Trip Planner : Europe / Germany / Bavaria / Upper Bavaria / Munich / Historic Sites / Nymphenburg Palace (Schloss Nymphenburg)
Nymphenburg Palace (Schloss Nymphenburg), Munich
Categories: Castles, Historic Sites, Nature & Parks, Museums, Tourist Spots
While millions of tourists flock to the city for its world-famous beer festival, few find their way to the tranquil Nymphenburg Palace (Schloss Nymphenburg). Renowned architect Agostino Barelli designed this sprawling, 200 hectare (490 acre) garden oasis, which was completed in 1675. The palace once served as the summer residence of Bavarian kings. The facade was redesigned in the French Baroque style in 1716, and now is about 700 m (2,300 ft) wide. You can visit both the gardens and their several museums. The most notable one, inside the former royal stables, contains one of the biggest horse carriage collections in Europe. Regular guided tours aren't available, but you can pick up an informative audio guide at the site's entrance. Use our Munich trip itinerary builder to add Nymphenburg Palace (Schloss Nymphenburg) and other attractions to your Munich vacation plans.
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We visited in the evening after the palace was closed for visitors. We walked around the grounds/gardens which extend far behind the palace similar to Versailles.
Europe is such a wonderful place to explore medieval castles. this is one of the prettiest. It is a great place to visit.
The palace area is huge...the inner palace is beautiful...stick to the tree shades to stroll within the palace area...boat ride is short and expensive...do not miss the grotto...just before the cafés.... read more »
I visited in the palace in the summer, on a lovely sunny day, and got a fantastic experience from it. It's not quite the Munich Versailles, but it's similar! I wasn't really interested in the building, and apparently most of it is not open to the public - but the grounds are beautiful. The approach is impressive, with its long canal, and the front of the building. Inside, there are so many paths, through manicured lawns and wild meadows, over streams, through nice open woodland. If you enjoy that sort of thing, you must come. There are also a few interesting buildings scattered in the park itself. If you visit here, you must also pop over to the adjacent Munich botanical garden, a small but stunning place, crammed with lovingly tended flowers, woodland and greenhouses. It's worth three times the 4.50 Euro admission!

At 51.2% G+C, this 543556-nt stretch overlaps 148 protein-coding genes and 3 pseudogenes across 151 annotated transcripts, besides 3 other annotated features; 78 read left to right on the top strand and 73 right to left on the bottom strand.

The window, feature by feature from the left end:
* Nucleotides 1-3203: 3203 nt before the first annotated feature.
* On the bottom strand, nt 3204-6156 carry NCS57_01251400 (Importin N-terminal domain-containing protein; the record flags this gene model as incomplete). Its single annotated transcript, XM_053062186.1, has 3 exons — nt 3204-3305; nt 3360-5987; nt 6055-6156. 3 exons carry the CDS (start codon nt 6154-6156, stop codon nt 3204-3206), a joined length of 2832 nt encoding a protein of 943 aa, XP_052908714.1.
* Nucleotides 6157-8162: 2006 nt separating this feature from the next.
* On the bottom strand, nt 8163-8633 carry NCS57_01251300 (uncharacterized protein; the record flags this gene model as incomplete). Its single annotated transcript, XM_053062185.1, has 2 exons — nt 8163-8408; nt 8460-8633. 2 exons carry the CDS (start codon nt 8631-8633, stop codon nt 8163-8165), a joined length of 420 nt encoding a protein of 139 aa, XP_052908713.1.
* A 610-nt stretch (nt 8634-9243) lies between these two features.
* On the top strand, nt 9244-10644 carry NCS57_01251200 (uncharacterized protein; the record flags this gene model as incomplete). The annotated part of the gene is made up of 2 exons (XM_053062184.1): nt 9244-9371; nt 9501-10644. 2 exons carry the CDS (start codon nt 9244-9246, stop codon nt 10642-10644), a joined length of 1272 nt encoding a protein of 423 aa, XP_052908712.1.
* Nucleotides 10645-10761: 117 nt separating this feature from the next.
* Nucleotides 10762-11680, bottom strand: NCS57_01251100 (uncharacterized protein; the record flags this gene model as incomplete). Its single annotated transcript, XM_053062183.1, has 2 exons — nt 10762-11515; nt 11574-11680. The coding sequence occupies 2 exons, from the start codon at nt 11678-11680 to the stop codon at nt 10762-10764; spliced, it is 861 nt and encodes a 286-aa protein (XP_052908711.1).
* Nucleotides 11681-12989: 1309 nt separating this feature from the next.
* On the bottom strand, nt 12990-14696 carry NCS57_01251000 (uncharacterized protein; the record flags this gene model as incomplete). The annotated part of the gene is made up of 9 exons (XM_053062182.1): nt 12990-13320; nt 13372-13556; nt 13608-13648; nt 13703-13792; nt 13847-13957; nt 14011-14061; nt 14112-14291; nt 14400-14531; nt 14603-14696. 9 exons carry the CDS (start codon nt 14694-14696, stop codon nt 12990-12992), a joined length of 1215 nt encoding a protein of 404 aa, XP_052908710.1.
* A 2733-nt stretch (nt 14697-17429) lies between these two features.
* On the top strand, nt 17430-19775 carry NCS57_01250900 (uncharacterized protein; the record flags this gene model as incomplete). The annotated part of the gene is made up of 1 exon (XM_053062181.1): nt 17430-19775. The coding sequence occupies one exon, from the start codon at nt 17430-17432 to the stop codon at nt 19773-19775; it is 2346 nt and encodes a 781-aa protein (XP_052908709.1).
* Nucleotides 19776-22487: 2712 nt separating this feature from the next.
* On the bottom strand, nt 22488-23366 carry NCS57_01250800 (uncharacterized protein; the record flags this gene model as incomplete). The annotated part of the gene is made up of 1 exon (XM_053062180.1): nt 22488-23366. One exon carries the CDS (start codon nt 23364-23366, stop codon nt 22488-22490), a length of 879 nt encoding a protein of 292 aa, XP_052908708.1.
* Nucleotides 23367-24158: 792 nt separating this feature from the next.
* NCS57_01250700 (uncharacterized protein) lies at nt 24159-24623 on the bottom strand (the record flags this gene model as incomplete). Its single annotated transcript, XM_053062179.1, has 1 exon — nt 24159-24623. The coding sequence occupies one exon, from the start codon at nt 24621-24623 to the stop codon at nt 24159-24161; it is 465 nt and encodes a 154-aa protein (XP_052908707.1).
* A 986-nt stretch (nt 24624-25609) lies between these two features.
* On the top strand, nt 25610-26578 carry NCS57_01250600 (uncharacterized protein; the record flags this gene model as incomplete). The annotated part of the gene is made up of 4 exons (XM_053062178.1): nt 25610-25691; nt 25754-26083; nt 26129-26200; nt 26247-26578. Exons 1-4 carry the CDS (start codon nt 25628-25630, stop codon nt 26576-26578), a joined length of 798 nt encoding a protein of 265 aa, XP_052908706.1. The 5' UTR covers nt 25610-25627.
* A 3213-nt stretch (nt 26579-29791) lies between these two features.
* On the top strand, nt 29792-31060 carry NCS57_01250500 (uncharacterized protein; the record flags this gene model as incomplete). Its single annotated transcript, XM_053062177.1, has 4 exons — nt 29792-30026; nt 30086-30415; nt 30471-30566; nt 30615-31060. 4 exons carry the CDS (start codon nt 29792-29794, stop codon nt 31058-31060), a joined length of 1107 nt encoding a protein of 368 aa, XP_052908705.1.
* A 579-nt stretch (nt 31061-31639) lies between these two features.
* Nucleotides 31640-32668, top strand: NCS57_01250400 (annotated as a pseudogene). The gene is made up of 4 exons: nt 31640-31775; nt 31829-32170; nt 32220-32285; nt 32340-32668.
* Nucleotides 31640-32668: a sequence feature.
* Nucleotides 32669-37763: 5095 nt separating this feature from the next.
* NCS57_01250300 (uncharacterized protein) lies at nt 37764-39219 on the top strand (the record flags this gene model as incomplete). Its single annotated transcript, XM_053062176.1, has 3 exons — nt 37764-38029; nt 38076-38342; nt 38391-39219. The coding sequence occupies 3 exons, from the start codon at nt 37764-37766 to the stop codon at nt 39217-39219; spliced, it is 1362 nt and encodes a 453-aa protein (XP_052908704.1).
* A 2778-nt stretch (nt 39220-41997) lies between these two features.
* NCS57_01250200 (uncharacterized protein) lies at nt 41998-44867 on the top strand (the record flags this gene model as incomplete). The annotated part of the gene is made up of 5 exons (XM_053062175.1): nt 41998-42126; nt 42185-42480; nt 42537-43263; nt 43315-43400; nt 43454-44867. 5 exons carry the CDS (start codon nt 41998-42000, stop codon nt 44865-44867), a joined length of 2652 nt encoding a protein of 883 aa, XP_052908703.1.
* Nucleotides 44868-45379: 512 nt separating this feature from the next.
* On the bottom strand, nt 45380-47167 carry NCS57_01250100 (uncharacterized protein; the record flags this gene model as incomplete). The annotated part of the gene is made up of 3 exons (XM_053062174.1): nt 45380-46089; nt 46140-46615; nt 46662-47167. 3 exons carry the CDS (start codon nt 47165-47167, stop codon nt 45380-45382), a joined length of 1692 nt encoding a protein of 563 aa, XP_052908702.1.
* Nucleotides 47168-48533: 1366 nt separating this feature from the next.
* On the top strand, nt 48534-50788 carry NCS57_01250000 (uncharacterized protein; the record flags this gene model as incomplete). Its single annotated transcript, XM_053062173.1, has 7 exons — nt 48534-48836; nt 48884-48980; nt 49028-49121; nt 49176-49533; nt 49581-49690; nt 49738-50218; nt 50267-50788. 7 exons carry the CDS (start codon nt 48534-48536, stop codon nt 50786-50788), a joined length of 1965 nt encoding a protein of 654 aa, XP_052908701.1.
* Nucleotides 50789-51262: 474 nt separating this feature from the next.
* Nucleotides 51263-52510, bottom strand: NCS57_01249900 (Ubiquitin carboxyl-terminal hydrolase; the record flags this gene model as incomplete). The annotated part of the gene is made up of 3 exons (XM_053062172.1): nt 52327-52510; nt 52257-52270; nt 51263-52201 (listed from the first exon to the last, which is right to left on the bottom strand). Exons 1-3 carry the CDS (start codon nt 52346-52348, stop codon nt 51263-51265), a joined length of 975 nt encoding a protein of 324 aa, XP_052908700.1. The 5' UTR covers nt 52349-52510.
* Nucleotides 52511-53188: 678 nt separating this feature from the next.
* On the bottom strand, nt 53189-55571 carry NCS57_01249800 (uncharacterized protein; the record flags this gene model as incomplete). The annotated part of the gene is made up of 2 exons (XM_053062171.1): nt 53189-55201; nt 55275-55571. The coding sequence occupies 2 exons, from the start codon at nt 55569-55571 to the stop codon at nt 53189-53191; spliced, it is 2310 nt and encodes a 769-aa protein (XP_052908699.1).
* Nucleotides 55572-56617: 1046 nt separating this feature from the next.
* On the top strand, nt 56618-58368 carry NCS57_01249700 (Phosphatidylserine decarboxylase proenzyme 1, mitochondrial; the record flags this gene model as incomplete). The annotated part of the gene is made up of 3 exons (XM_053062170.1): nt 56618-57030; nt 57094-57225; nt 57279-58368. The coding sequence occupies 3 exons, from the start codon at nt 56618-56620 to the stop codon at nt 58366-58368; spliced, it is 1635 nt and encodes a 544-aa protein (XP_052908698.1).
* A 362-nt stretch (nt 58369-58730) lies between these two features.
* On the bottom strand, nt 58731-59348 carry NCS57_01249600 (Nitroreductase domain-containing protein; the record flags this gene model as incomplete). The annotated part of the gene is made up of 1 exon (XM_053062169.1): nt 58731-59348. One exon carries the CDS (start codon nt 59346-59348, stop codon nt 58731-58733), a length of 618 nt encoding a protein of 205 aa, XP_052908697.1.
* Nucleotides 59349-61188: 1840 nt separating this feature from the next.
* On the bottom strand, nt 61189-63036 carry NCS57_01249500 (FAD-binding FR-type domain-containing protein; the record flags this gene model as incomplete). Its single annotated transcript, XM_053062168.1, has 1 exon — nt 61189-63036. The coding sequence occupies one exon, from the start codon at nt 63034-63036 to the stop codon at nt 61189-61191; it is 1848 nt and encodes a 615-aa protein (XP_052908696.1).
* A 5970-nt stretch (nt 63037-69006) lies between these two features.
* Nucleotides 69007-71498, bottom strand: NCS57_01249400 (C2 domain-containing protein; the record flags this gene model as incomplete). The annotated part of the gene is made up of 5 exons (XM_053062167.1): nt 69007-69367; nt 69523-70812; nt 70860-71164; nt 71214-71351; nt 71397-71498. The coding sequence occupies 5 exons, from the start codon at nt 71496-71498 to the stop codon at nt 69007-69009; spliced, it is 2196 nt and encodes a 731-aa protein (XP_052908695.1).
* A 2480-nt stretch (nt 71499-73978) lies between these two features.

Really beautiful and amazing gardens and palace buildings. Everything is well maintained, although there are a number of waterfowl so watch your step. It is free to wander around the outside, and go into the garden area. You have to buy a ticket if you want to tour the inside of the palace, but honestly the garden was much more interesting and quite beautiful.
The Palace is beautiful. You only get access to a few rooms in the Palace, but it's very nice. The park and pavilions are a good experience too. There is only one toilet in the entire Palace so if you're visiting the pavilions you'll have to walk back to main Palace for the toilet. I had a very negative experience with the toilet attendant. Upon entering the toilet there was an older female attendant standing there with a handful of coins in her hand. I thought this meant that it was a paying toilet and was about to leave to get my wallet from the lockers and return but she waved me past and told me to go in. When I was ready to exit I noticed some ladies exiting before me giving her money and some ladies did not. So I realized that she was expecting a tip. As I did not have any coins on me (as my wallet was still in the lockers) I could not tip and as I walked past her she stopped me, pointed her finger at me and said some things in German in a very negative tone. I do not speak German and tried to let her know that I do not have any change to tip her. She scoffed at me and I left. My companions that later went to the toilet reported a similar experience.
A beautiful palace and grounds. Definitely for people who really enjoy nature and gorgeous gardens. You see relatively little of the interior so if that's your thing you may feel a little lacking but come on a sunny day with good walking shoes and you won't be disappointed at the trails and buildings scattered throughout the grounds
For such a large building, visitors aren't allowed in much of it. The rooms you do see are very nice and ornate but you leave feeling cheated after seeing the size from the outside. Also, in the winter, the gardens are covered in wooden boxes over trees, no plants, and an empty fountain. No doubt it looks much better in warmer months.
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